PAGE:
three-point attempts, but he takes under 3 a game.

Backing up Johnson at
the point is 5-11 sophomore Todd Galloway who is also a reluctant
shooter. Galloway has hit on just 5 three-point attempts all year,
but he saved one of those for the shot that put the UNC game into
overtime. Other backcourt reserves include freshman Von Wafer, a 6-5
McDonald’s All-American selection who earns the career
traveling violation after enrolling in three high schools …..
in one year. Wafer has tremendous range and is able to get his shot
off in traffic but his defense is a long way from his offense.


Hamilton has used a
number of different starting lineups in the frontcourt, the most
recent featuring 6-9 freshman Alexander Johnson in the pivot.
Johnson is a strong inside presence who can step out and hit
mid-range shot. Hamilton and his staff have done a good job of
keeping him inside on offense where he can best use his 245 lbs.

At the power forward
spot the Noles have been starting Michael Joiner, a steady 6-7 senior
who Duke looked at as a recruit 4 years ago. He provides a good
example as to just how much Hamilton has been able to increase the
talent level on the FSU roster over the last two years. When Joiner
signed with former coach Steve Robinson, he was one of the highlights
of the Seminole’s recruiting efforts. Now, 4 years later,
Joiner’s biggest contribution may be his experience. He has
always been a decent rebounder, especially for his size, and he has
improved his outside shot each year. But with the addition of
players like Pickett, Johnson, and Wafer, the team doesn’t need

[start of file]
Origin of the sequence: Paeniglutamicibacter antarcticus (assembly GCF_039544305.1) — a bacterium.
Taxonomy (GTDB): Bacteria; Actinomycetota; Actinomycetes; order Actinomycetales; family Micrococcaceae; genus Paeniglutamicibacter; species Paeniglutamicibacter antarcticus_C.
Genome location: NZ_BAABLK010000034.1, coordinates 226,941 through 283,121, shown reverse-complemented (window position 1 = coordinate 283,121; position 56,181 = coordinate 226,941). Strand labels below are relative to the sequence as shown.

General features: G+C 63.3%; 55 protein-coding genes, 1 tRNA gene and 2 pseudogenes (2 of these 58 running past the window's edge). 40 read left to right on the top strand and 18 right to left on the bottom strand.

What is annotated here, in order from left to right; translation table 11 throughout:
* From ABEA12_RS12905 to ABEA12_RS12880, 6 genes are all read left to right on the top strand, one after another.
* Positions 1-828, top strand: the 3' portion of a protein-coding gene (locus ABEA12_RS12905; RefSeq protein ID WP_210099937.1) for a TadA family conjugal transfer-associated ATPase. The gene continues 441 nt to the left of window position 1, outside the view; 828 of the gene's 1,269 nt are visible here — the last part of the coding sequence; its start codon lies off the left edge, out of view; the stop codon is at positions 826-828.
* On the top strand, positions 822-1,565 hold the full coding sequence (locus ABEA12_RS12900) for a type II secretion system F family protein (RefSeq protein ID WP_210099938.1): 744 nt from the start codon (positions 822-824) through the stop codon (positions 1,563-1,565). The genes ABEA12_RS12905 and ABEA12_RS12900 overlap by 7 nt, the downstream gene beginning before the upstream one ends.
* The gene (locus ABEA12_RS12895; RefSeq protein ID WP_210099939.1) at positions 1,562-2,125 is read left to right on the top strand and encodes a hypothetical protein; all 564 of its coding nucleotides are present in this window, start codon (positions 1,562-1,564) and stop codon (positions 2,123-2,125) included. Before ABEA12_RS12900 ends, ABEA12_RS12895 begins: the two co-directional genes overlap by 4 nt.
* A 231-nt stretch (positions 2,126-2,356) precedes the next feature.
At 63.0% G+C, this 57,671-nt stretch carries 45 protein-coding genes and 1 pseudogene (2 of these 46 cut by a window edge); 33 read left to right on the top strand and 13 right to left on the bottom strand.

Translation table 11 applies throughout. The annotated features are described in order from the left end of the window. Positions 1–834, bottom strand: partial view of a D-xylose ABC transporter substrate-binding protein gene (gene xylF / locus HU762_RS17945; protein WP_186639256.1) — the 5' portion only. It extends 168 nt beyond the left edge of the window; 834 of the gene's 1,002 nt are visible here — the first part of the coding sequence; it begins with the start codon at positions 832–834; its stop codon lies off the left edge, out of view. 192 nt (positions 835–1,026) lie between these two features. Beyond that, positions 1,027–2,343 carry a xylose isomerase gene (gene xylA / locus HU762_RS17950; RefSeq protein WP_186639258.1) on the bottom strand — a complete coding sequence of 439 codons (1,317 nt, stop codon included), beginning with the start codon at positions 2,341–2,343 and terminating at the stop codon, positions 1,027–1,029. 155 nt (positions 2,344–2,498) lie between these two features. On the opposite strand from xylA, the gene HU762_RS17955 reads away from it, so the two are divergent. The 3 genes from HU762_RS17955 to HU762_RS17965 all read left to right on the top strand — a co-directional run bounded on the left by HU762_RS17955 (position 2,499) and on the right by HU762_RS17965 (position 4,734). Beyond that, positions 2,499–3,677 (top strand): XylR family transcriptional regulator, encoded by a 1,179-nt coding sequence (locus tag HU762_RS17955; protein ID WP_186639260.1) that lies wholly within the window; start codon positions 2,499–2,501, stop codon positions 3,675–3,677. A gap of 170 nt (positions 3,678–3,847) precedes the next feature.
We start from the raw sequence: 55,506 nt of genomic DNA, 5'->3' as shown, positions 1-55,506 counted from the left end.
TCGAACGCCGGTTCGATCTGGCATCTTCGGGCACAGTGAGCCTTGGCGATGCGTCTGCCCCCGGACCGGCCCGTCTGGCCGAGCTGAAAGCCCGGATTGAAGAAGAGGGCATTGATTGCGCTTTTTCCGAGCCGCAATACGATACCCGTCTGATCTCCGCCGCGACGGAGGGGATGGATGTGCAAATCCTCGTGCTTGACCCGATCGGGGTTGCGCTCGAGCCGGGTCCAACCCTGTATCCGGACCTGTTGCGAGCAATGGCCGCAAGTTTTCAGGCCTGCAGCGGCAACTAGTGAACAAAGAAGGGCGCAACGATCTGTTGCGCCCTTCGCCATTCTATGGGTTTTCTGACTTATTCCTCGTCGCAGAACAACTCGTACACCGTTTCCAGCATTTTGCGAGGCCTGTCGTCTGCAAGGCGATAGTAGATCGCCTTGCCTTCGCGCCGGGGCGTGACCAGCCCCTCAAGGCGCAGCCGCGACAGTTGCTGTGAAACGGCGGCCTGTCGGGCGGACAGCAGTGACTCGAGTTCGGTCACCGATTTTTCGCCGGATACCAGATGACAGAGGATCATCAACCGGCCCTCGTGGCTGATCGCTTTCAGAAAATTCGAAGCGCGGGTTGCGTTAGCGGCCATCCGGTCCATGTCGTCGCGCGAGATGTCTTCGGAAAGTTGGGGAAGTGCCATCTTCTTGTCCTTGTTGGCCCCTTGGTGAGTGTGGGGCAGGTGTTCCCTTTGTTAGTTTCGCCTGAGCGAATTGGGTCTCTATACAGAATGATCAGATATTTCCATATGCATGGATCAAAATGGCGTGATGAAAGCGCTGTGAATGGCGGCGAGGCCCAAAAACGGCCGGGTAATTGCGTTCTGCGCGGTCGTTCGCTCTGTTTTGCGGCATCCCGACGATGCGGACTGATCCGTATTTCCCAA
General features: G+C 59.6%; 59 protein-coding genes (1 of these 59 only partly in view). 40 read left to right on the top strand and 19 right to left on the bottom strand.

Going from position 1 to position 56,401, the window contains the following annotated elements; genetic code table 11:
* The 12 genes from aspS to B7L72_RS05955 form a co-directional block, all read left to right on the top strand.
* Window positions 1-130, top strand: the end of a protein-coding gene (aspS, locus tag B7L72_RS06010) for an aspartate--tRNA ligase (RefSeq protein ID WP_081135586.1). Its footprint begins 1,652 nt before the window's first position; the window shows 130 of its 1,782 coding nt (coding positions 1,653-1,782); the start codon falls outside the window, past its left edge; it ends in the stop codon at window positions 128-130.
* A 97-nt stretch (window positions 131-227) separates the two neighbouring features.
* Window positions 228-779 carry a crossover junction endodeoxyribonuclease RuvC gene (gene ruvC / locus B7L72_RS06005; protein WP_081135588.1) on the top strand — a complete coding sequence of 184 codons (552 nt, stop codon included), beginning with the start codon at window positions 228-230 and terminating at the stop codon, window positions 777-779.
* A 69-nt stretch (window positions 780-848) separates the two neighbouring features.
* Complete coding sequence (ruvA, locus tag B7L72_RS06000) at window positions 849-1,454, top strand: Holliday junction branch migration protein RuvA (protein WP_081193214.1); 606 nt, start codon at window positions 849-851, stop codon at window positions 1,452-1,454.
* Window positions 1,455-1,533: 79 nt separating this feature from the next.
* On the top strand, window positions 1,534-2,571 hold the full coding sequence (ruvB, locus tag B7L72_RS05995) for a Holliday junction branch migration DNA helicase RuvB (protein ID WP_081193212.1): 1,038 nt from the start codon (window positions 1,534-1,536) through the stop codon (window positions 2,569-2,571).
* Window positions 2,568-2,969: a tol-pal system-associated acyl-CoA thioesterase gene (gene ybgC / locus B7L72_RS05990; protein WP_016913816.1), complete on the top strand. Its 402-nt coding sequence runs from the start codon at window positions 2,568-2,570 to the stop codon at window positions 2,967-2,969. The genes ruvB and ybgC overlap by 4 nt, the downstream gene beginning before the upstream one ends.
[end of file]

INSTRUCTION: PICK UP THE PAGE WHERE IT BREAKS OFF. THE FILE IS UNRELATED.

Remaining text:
him to be a scorer.

The same can be said
for Andrew Wilson, a 6-6 sophomore who has moved into the other
starting forward spot. Wilson’s time in Tallahassee has been
marked by a string of injuries, allowing him to complete just one
full season in the last three years. In total, Wilson had played in
just 6 games over the last two seasons and that inactivity has led to
a decline in his offensive production. Also contributing to his
offensive woes is yet another injury this season – an
inflammation to his heel. Despite his struggles on the offensive end
of the floor Wilson has been able to crack the starting lineup
because Hamilton likes the effort he gets out of him on defense.

promotion has come at the expense of former starter Anthony
Richardson a 6-7 junior who was a fixture in the starting lineup last
year. The former Monald’s All-American was playing over 25
minutes per game earlier in the season and a focal point in the
team’s offense. All that changed three games ago when Martha
Stewart dumped her Anthony Richardson stock just before the tip off
of the Virginia game. Subsequently, Richardson has played just 11
minutes a game and in the last two contests has scored just 2 field
goals. Richardson is struggling on a major scale on offense and his
defense has never been what’s kept him in the game. He has
never been a great threat from the outside, but over the last 11
games he’s hitting just 15% on threes. The strength of his
game is usually his athleticism. He may be the team’s best
player in the open court and in halfcourt sets he is a slasher that
likes to get to the rim. His problem is that even that part of his
game has gone AWOL over the last few games as he’s hitting just
36% from the field. Hamilton has opted to use more of Wilson over